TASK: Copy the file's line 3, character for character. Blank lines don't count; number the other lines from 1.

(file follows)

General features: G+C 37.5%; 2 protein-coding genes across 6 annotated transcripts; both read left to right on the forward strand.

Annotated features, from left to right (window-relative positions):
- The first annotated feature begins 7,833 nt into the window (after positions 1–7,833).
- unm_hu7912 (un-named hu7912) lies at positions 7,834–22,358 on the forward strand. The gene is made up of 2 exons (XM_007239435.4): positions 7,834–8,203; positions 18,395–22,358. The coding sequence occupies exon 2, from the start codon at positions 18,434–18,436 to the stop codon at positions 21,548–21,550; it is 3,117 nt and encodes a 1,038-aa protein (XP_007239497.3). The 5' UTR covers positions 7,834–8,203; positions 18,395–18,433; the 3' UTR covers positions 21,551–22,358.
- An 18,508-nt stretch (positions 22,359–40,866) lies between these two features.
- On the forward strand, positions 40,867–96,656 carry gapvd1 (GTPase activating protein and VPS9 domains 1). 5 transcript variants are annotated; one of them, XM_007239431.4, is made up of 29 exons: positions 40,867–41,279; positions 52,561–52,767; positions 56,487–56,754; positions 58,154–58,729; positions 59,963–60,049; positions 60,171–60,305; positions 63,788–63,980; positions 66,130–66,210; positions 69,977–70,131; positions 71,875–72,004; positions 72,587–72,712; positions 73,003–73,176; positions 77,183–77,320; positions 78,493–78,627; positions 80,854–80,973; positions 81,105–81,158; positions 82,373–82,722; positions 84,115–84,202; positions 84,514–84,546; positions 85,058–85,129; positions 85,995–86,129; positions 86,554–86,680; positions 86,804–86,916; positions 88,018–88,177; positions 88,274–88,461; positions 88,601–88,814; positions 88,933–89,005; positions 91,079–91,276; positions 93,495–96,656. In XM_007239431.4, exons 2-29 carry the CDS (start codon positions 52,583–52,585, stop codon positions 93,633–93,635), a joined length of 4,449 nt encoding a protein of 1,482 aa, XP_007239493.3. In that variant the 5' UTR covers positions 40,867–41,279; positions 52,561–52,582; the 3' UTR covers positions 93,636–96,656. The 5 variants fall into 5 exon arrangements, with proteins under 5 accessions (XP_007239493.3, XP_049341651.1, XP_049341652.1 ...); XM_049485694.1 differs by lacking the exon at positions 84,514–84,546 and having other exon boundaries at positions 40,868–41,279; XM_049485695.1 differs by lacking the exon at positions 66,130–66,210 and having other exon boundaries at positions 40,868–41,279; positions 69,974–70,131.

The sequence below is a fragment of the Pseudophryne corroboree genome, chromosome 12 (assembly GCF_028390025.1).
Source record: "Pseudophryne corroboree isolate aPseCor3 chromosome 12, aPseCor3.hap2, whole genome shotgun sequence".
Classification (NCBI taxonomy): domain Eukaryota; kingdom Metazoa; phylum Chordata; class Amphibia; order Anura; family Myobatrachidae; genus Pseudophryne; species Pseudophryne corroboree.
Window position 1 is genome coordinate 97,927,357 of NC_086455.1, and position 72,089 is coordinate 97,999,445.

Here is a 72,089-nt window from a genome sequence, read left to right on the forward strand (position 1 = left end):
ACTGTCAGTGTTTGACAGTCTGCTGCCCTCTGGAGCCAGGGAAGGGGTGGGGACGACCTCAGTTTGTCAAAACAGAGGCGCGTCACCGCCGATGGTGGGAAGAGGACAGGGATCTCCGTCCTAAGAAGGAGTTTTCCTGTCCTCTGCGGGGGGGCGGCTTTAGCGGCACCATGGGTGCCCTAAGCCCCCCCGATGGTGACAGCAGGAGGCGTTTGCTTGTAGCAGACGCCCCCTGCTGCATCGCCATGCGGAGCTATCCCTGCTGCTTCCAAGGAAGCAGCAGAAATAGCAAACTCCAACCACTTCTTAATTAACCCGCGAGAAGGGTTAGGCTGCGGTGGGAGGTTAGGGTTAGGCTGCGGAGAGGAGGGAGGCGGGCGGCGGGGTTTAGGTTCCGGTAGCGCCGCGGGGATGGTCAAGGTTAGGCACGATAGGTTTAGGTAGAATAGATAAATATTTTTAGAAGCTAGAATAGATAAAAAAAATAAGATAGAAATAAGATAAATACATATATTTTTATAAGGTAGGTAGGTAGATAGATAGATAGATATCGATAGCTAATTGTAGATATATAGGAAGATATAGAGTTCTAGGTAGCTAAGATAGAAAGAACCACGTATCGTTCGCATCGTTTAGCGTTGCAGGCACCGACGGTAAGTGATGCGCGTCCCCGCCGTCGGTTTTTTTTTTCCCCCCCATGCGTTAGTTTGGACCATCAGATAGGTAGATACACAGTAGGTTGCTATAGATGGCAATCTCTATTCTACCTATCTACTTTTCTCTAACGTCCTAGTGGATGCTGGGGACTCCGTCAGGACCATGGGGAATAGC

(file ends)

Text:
- The first annotated feature begins 7,833 nt into the window (after positions 1–7,833).